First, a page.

By Drew Pelto aka *censored* 

The discussion of removing fighting from the game of hockey comes up every year under ridiculous pretenses. Sometimes it’s because of an injury in a fight. Other times it’s because of a major brawl. Much of the time it’s because Damien Cox is allowed near a computer. This time, it hasn’t been the NHL where the discussion is happening as much as it has at the lower levels of the game. A New York Times article came out this week discussing the issue (indirectly quoting yours truly on page two).

I should clarify “lower levels” for those who aren’t totally educated on hockey. I’m not talking about six year old mites dropping the gloves and trading blows, or even middle school to high school aged midget players doing it. Those kids need to concentrate on honing their skills, not on how to remove another player’s teeth with their knuckles. By lower levels, I’m referring to the junior game, players mostly in the 16 to 20 age range. Most junior leagues are where players begin to receive five minutes in the box for a fight, as opposed to an ejection and requisite suspension. Some have put in rules to give a one-game suspension after a certain number of fights, such as the BCHL up in British Columbia. Other leagues, such as the Eastern Junior league in the Northeastern United States have put an outright ban on fighting, giving all fighters an ejection and automatic suspension.

Coming to a junior rink near you? Maybe not...

 

On one side of the equation, I can understand it. Most players outside the Canadian Major Junior Leagues are looking to move onto college hockey first and foremost where fighting is banned. Why do they need to have it legal if they aren’t going to be doing it at the next level?

But on the other side of things, this is ridiculous. Once you get to the junior levels, you have bigger players who can cause more damage with a check, or more importantly with dirty play. Fighting, or the threat of having to fight, can help to keep reckless and injurious play in check. You may not have it in college, but fights happen in professional hockey quite often. To me, it is better to be able to learn how to do it at a junior level than to end up in one at a pro level and have no idea what you’re doing.

While yes, fights can cause injuries, I can name about 20 other ways of getting injured that aren’t being discussed. The fact of the matter is that studies have shown that less than 3% of concussions suffered in the NHL have come as a direct cause of a fight. So while yes, eliminating fighting eliminates a cause of concussions, you haven’t done anything to touch the remaining 97% of them.

 

Todd Fedoruk's concussion is the exception, rather than the rule. Less than 3% of concussions in the NHL come from fights.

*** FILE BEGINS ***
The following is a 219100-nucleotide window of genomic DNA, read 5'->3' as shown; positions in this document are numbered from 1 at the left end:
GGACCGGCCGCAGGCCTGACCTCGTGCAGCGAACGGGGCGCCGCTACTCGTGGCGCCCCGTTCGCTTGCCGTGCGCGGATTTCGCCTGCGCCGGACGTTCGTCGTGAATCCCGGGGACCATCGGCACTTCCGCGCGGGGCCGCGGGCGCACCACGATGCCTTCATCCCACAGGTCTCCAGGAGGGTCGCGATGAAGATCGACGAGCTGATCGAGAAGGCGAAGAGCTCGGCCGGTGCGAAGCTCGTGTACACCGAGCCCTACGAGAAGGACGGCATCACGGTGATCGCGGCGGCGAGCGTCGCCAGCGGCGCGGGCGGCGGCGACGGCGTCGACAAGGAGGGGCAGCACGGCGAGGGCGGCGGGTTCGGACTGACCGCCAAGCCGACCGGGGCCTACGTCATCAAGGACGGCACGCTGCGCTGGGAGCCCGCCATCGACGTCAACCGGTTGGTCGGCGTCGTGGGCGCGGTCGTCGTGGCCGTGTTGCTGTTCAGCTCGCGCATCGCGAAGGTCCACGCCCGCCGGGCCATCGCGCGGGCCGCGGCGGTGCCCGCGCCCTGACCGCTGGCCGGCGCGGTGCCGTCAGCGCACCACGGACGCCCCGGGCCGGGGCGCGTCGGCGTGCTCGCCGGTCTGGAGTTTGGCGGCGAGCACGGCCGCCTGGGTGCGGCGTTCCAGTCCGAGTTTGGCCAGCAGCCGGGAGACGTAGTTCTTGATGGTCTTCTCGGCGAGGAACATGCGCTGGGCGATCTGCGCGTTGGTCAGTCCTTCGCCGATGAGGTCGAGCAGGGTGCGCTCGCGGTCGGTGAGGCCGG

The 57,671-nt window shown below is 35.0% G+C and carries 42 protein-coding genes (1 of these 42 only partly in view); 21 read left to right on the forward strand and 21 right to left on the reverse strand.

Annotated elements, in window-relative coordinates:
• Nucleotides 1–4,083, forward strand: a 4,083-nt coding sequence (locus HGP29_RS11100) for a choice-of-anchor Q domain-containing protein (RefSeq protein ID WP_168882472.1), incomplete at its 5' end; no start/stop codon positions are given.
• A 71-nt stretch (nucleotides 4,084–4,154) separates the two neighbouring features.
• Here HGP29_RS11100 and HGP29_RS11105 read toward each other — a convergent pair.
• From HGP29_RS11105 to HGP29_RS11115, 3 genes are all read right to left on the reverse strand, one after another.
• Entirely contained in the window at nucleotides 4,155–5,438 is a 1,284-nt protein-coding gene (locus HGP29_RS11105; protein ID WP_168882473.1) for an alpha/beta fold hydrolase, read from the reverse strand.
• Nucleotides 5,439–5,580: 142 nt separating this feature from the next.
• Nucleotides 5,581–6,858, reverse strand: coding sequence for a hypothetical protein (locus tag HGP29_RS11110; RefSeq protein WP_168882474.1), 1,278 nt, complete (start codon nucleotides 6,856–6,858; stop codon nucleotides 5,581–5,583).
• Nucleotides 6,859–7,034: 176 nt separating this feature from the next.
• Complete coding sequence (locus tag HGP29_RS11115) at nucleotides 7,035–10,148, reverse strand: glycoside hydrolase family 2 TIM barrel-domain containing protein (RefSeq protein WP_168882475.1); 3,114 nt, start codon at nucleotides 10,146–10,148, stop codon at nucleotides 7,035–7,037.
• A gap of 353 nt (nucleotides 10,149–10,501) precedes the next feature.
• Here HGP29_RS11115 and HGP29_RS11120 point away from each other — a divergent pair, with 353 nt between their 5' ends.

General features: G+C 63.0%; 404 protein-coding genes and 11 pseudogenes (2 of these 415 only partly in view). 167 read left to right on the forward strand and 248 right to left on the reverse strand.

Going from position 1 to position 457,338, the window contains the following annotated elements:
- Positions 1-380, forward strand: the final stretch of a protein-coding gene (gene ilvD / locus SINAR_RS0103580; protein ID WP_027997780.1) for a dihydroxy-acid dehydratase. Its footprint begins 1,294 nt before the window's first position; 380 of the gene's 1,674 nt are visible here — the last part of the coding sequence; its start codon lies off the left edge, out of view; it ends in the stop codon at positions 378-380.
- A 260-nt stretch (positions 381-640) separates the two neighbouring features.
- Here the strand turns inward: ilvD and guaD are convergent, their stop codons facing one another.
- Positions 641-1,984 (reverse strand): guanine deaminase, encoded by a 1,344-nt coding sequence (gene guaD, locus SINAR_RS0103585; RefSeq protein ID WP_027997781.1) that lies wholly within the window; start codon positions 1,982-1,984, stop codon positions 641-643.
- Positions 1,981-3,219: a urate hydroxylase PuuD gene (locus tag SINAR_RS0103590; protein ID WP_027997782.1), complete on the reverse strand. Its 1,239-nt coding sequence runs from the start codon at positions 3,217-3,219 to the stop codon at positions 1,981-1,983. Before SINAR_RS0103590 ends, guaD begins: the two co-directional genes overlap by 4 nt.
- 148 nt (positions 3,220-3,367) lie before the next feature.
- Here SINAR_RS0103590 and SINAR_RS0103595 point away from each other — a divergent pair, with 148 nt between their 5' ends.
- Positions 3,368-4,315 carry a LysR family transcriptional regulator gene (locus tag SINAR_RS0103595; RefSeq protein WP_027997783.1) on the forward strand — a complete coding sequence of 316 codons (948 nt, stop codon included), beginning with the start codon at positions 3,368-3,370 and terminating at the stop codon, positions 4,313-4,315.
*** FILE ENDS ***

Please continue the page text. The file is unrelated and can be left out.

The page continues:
Fighting is a very visible part of the physicality of our game. But it is the least harmful part of it. Rarely do injuries happen from fights. Additionally, the threat of having to fight often makes players think twice about hitting a player whose head is down or whose back is turned. If the threat of having to fight in response to that hit is removed, what is to keep a player from taking advantage of an opponent who is in a bad position? Penalties? Suspensions? So far those have yet to work: just look at Chris Simon, who served a 35-game suspension for stepping on a player only to come back and get another 40-game seat in the press box for slashing a player in the face.

Think of it this way: would you rather see a score settled by two players who are prepared for what’s coming via a fight, or by

Chris Simon: Proof that lengthy suspensions do nothing

 one player running over someone who doesn’t know that it’s coming? I can guarantee you, the latter situation has much greater of a chance for severe injury, even death. Leagues that have banned fighting often see more violence through dirty hits and bad stick work. A lot of things will happen behind the play where the referee isn’t watching. If you don’t believe me, just watch some games in the European leagues.

In 1996, Claude Lemieux was known as one of the dirtiest players in the NHL for hits like the one shown below on Kris Draper. After Darren McCarty made him answer the bell for the hit with a couple of fights, Lemieux never did anything worthy of a suspension again in his seven remaining NHL seasons.

 

If you think this is okay, then by all means, ban fighting.

Dirty play will never be fully removed from hockey. But the existence of fighting helps to keep injuries from it to a minimum. Unless you want to see acts of one-sided violence as opposed to two players willingly involved in it and able to defend themselves, fighting needs to remain a part of the game.